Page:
Fifty Three years ago, the Santiam Golf Course was barely a dream. A group of seven men from the Sublimity, Aumsville and Stayton communities were instrumental in transforming their vision of a community golf course into a reality. These men wanted the golf facility to provide good golf, fun and entertainment for the families and friends of the area and to always remain affordable in price. In the meantime, inquiries to the Chamber of Commerce regarding golf facilities in the immediate area were becoming more frequent. Fortunately, a landowner of approximately 110 acres, Norm Peak, posted his land for sale. And after some negotiations, a deal was struck and arrangements to purchase the land were under way. Bill Gehlen, an attorney, filed the necessary papers with the Oregon Secretary of State recording Santiam Golf Club as a non-profit corporation, thus becoming Santiam Golf Club, Inc. Shares of stock at $257, plus 40 hours of labor, were offered to those closest to the project. After that, shares were sold at approximately $350 per share with the same 40 hours of donated labor attached as a condition of share purchase price.
On March 4, 1957, these seven founders: A.J. Frank, Roy Phillipi, William Gehlen, John D. Davis, Walter D. Miller,Harmon Drushella and M. L. Morey, all golfers, were recorded as the first directors of the new corporation they had founded and directed. Although, originally, the Santiam Golf Club board consisted of 12 members, this number created too much confusion and eventually the board membership was lowered to seven members.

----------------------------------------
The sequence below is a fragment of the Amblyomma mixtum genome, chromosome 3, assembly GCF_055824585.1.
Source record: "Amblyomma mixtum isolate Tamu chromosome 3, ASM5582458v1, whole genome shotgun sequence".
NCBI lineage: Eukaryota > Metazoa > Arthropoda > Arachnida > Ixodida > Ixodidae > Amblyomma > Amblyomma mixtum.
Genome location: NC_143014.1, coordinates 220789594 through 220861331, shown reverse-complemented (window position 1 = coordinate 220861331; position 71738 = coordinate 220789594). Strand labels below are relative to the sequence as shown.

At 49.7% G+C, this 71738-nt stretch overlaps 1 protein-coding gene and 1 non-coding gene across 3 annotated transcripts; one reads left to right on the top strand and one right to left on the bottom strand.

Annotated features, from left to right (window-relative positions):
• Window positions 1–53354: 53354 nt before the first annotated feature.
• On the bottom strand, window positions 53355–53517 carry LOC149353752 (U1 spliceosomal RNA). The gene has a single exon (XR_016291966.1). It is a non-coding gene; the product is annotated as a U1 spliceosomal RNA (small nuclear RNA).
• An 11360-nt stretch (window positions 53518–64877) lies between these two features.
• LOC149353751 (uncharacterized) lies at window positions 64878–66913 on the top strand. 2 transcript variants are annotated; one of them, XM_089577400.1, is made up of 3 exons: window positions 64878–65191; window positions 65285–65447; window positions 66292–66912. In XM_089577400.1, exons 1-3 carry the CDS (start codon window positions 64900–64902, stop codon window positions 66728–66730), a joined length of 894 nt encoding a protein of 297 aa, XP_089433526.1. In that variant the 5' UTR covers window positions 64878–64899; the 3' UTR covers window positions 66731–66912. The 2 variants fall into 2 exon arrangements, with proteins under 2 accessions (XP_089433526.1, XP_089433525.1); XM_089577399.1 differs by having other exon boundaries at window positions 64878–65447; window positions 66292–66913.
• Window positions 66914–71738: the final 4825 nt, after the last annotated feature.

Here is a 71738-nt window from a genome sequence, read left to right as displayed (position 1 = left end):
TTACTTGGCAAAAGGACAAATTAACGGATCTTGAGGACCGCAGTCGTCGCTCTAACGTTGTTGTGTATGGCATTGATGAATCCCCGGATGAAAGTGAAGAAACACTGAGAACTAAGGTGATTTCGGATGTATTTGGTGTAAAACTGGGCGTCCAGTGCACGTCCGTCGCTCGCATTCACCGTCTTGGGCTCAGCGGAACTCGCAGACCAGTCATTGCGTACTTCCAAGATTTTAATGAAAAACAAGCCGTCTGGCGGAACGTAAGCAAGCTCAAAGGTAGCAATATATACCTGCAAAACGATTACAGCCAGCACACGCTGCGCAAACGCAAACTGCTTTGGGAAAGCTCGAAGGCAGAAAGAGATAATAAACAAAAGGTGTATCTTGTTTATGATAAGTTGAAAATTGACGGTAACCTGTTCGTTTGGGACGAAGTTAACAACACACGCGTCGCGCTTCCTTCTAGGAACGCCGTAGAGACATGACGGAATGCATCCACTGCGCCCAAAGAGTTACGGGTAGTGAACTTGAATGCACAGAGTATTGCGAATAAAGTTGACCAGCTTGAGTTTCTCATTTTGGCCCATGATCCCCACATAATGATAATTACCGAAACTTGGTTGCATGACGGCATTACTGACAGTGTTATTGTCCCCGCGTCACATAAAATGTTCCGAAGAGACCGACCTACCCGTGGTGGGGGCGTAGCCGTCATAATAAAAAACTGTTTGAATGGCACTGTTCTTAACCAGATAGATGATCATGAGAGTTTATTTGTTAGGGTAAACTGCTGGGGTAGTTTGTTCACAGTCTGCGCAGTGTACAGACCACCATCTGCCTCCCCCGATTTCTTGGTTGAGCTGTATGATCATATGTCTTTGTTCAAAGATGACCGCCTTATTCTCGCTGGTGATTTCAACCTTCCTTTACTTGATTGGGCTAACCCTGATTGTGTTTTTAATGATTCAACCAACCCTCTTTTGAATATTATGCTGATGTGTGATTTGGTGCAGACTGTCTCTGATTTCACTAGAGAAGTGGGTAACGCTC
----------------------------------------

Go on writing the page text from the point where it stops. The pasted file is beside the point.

The land was covered with brush and small trees. The designer of the course, Fred Federspiel, a golf architect, along with a couple of the founders, walked the land laying out the placement of the tees and greens according to the course blueprint.
Bill Rauscher, a nearby neighbor, was hired to use his small “Cat” with a heavy disc to break up the soil and tear up roots. Stockholders of the new organization formed a human line across the fairways to pick up sticks and roots, which they moved down the line into a pile and later burned. They did this on all fairways of the original nine. Most of this work was done evenings after the regular workday.
Rauscher used his small Cat to push soil together to form the basic greens and tees. Then teams of five or six men per green with shovels were assigned to form final shapes. The greens surfaces were spaded to the depth of the shovel and to facilitate cup placements in the finished greens all rocks were removed down to the size of pea gravel.
The work went along throughout the summer. In or about September, Rauscher formed the newly cleared fairways and roughs. The grass seed was sown on all the worked surfaces and the greens were ready for play the forthcoming spring!
While the course was being prepared, the first clubhouse was being built. Luther Nokelby, with the help of other stockholders, was in charge of construction. The building consisted of a pro shop, storage area, small kitchen, coffee bar and clubroom. Sometime after the first nine opened a dining room named the Sandtrap was added.
In the early 1960s, the board approved the expansion of the course to eighteen holes. To finance the cost of the new nine, a loan of $40,000 was secured from First National Bank of Oregon.